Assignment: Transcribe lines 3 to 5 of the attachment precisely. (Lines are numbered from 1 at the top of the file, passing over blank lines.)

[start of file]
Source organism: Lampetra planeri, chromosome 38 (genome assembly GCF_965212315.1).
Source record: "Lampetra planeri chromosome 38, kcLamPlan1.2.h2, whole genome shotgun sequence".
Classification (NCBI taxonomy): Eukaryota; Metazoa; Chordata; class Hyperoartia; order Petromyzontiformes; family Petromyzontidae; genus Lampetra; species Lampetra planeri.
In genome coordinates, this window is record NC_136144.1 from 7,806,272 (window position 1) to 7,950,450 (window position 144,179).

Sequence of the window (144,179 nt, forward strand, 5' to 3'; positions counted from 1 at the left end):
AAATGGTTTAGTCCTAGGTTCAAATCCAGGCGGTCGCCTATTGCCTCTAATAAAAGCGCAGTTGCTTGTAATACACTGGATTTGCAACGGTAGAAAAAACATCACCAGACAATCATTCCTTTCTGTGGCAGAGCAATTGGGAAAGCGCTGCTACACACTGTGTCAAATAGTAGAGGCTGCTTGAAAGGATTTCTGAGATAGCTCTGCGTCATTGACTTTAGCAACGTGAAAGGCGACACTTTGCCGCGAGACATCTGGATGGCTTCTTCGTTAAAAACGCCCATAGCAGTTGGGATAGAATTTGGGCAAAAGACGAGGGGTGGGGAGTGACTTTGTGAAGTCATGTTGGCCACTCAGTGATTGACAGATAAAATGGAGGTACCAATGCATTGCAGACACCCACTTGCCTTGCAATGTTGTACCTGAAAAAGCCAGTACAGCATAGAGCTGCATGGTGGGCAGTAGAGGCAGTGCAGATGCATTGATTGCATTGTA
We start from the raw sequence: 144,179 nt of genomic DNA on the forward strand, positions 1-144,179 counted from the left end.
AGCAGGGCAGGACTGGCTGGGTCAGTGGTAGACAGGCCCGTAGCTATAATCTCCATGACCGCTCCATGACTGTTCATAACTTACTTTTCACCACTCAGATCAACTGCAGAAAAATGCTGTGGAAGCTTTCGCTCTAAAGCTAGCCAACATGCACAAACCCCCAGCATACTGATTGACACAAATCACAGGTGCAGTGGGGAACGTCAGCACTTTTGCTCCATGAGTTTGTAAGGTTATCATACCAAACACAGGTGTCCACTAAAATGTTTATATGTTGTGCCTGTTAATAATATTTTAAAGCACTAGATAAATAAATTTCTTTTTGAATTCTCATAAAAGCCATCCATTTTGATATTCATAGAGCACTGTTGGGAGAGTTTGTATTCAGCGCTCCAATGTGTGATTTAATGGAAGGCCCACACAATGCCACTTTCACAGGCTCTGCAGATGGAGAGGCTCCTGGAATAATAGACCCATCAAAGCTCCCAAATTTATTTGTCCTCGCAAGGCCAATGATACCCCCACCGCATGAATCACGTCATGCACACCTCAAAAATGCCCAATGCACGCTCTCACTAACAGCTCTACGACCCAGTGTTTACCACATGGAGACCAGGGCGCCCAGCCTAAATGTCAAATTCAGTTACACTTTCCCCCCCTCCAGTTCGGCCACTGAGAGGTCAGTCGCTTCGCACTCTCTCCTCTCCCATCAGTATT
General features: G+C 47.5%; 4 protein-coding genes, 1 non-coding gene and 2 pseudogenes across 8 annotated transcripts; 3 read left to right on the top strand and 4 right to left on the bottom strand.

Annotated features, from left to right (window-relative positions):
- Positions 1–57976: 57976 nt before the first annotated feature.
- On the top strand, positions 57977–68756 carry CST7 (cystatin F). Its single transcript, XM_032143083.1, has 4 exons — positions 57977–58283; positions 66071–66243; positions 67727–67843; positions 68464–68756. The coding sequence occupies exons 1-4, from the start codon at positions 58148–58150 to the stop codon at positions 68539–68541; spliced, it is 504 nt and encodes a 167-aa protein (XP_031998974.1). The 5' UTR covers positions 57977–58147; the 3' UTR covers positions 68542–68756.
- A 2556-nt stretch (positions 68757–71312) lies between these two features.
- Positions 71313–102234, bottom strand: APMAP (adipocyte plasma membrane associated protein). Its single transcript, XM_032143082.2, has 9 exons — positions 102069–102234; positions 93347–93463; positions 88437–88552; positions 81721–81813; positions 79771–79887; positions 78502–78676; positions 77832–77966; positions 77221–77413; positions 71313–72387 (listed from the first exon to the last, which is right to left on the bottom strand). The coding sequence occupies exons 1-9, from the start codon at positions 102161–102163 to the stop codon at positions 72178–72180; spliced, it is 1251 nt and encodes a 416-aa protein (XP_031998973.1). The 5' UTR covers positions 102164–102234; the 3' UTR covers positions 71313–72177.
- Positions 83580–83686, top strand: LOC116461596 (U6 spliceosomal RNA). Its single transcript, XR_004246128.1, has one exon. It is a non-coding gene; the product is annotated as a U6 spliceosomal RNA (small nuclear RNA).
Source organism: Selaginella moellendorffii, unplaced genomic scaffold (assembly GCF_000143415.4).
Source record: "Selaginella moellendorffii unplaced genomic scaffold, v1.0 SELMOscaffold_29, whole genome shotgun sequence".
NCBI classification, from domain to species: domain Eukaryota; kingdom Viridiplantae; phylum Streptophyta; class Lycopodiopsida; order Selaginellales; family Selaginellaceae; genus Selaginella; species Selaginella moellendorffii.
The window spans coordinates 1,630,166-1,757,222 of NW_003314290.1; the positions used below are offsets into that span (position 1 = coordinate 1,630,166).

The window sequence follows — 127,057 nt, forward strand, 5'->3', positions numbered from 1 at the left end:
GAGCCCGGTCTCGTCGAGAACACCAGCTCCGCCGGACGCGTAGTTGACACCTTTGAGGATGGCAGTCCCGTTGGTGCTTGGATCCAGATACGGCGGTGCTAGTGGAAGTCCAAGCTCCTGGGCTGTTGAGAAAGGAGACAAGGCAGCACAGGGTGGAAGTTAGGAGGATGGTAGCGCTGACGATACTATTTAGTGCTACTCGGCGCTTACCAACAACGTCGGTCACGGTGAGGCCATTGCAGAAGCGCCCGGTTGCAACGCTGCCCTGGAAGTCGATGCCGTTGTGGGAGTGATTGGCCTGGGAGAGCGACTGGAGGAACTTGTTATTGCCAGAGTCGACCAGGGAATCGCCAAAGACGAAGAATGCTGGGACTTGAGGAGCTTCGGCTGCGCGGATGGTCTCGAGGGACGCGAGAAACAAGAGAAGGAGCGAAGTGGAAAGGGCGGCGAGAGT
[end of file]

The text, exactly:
Classification (NCBI taxonomy): Eukaryota; Metazoa; Chordata; class Hyperoartia; order Petromyzontiformes; family Petromyzontidae; genus Lampetra; species Lampetra planeri.
In genome coordinates, this window is record NC_136144.1 from 7,806,272 (window position 1) to 7,950,450 (window position 144,179).

Sequence of the window (144,179 nt, forward strand, 5' to 3'; positions counted from 1 at the left end):